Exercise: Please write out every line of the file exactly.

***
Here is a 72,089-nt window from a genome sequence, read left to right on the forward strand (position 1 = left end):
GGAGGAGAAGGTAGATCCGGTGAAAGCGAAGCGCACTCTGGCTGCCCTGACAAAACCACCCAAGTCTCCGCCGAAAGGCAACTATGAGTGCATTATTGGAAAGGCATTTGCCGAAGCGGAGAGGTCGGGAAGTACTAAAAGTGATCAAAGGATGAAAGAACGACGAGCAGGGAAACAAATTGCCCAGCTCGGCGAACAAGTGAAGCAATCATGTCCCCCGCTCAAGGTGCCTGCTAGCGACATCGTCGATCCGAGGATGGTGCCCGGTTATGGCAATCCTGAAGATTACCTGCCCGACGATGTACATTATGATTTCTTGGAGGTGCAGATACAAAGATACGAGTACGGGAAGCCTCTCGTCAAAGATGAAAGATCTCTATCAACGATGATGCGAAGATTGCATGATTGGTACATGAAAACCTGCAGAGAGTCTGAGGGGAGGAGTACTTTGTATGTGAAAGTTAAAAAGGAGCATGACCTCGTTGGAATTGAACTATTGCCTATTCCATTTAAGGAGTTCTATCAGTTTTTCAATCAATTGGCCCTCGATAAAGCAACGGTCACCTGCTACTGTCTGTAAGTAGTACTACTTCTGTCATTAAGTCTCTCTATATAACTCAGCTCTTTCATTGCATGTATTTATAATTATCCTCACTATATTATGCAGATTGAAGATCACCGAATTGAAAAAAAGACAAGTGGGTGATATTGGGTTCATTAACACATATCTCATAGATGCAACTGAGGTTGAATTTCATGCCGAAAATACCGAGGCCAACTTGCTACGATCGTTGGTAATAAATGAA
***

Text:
Here is a 72,089-nt window from a genome sequence, read left to right on the forward strand (position 1 = left end):
GGAGGAGAAGGTAGATCCGGTGAAAGCGAAGCGCACTCTGGCTGCCCTGACAAAACCACCCAAGTCTCCGCCGAAAGGCAACTATGAGTGCATTATTGGAAAGGCATTTGCCGAAGCGGAGAGGTCGGGAAGTACTAAAAGTGATCAAAGGATGAAAGAACGACGAGCAGGGAAACAAATTGCCCAGCTCGGCGAACAAGTGAAGCAATCATGTCCCCCGCTCAAGGTGCCTGCTAGCGACATCGTCGATCCGAGGATGGTGCCCGGTTATGGCAATCCTGAAGATTACCTGCCCGACGATGTACATTATGATTTCTTGGAGGTGCAGATACAAAGATACGAGTACGGGAAGCCTCTCGTCAAAGATGAAAGATCTCTATCAACGATGATGCGAAGATTGCATGATTGGTACATGAAAACCTGCAGAGAGTCTGAGGGGAGGAGTACTTTGTATGTGAAAGTTAAAAAGGAGCATGACCTCGTTGGAATTGAACTATTGCCTATTCCATTTAAGGAGTTCTATCAGTTTTTCAATCAATTGGCCCTCGATAAAGCAACGGTCACCTGCTACTGTCTGTAAGTAGTACTACTTCTGTCATTAAGTCTCTCTATATAACTCAGCTCTTTCATTGCATGTATTTATAATTATCCTCACTATATTATGCAGATTGAAGATCACCGAATTGAAAAAAAGACAAGTGGGTGATATTGGGTTCATTAACACATATCTCATAGATGCAACTGAGGTTGAATTTCATGCCGAAAATACCGAGGCCAACTTGCTACGATCGTTGGTAATAAATGAA